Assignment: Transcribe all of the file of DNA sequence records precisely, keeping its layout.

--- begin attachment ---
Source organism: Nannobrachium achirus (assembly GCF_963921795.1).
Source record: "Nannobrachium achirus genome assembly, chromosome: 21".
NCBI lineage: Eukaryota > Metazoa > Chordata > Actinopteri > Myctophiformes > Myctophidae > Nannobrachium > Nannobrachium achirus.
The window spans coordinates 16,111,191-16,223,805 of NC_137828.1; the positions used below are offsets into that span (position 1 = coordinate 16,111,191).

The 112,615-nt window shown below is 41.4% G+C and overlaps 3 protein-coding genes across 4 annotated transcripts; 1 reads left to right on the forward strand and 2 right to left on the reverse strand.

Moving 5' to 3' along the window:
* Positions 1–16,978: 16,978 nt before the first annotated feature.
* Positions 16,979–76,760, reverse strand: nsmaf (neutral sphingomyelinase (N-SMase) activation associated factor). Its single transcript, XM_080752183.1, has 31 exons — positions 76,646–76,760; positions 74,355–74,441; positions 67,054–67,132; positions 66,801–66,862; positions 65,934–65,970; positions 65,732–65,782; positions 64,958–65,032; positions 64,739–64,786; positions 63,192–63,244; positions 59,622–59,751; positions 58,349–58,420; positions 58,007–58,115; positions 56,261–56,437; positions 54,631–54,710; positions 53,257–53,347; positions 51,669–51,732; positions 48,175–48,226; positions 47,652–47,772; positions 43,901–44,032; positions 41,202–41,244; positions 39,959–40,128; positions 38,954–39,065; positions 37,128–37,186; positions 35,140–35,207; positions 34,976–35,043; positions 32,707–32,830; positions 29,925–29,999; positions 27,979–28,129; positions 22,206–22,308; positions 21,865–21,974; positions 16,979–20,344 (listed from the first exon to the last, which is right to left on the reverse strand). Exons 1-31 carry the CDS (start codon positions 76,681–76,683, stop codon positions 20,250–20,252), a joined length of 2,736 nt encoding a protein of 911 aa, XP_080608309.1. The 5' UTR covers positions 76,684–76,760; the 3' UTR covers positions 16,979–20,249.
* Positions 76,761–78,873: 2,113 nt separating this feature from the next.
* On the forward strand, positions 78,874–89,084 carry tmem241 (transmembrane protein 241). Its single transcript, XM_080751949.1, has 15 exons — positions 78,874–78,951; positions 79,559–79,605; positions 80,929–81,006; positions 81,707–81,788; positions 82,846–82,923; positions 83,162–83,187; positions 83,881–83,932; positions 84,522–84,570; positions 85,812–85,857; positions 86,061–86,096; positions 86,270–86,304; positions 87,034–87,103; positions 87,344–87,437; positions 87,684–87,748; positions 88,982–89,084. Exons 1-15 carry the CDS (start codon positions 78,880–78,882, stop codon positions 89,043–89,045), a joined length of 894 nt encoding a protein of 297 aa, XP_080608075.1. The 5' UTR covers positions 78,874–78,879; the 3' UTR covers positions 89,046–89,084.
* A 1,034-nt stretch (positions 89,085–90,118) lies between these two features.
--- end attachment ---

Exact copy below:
Source organism: Nannobrachium achirus (assembly GCF_963921795.1).
Source record: "Nannobrachium achirus genome assembly, chromosome: 21".
NCBI lineage: Eukaryota > Metazoa > Chordata > Actinopteri > Myctophiformes > Myctophidae > Nannobrachium > Nannobrachium achirus.
The window spans coordinates 16,111,191-16,223,805 of NC_137828.1; the positions used below are offsets into that span (position 1 = coordinate 16,111,191).

The 112,615-nt window shown below is 41.4% G+C and overlaps 3 protein-coding genes across 4 annotated transcripts; 1 reads left to right on the forward strand and 2 right to left on the reverse strand.

Moving 5' to 3' along the window:
* Positions 1–16,978: 16,978 nt before the first annotated feature.
* Positions 16,979–76,760, reverse strand: nsmaf (neutral sphingomyelinase (N-SMase) activation associated factor). Its single transcript, XM_080752183.1, has 31 exons — positions 76,646–76,760; positions 74,355–74,441; positions 67,054–67,132; positions 66,801–66,862; positions 65,934–65,970; positions 65,732–65,782; positions 64,958–65,032; positions 64,739–64,786; positions 63,192–63,244; positions 59,622–59,751; positions 58,349–58,420; positions 58,007–58,115; positions 56,261–56,437; positions 54,631–54,710; positions 53,257–53,347; positions 51,669–51,732; positions 48,175–48,226; positions 47,652–47,772; positions 43,901–44,032; positions 41,202–41,244; positions 39,959–40,128; positions 38,954–39,065; positions 37,128–37,186; positions 35,140–35,207; positions 34,976–35,043; positions 32,707–32,830; positions 29,925–29,999; positions 27,979–28,129; positions 22,206–22,308; positions 21,865–21,974; positions 16,979–20,344 (listed from the first exon to the last, which is right to left on the reverse strand). Exons 1-31 carry the CDS (start codon positions 76,681–76,683, stop codon positions 20,250–20,252), a joined length of 2,736 nt encoding a protein of 911 aa, XP_080608309.1. The 5' UTR covers positions 76,684–76,760; the 3' UTR covers positions 16,979–20,249.
* Positions 76,761–78,873: 2,113 nt separating this feature from the next.
* On the forward strand, positions 78,874–89,084 carry tmem241 (transmembrane protein 241). Its single transcript, XM_080751949.1, has 15 exons — positions 78,874–78,951; positions 79,559–79,605; positions 80,929–81,006; positions 81,707–81,788; positions 82,846–82,923; positions 83,162–83,187; positions 83,881–83,932; positions 84,522–84,570; positions 85,812–85,857; positions 86,061–86,096; positions 86,270–86,304; positions 87,034–87,103; positions 87,344–87,437; positions 87,684–87,748; positions 88,982–89,084. Exons 1-15 carry the CDS (start codon positions 78,880–78,882, stop codon positions 89,043–89,045), a joined length of 894 nt encoding a protein of 297 aa, XP_080608075.1. The 5' UTR covers positions 78,874–78,879; the 3' UTR covers positions 89,046–89,084.
* A 1,034-nt stretch (positions 89,085–90,118) lies between these two features.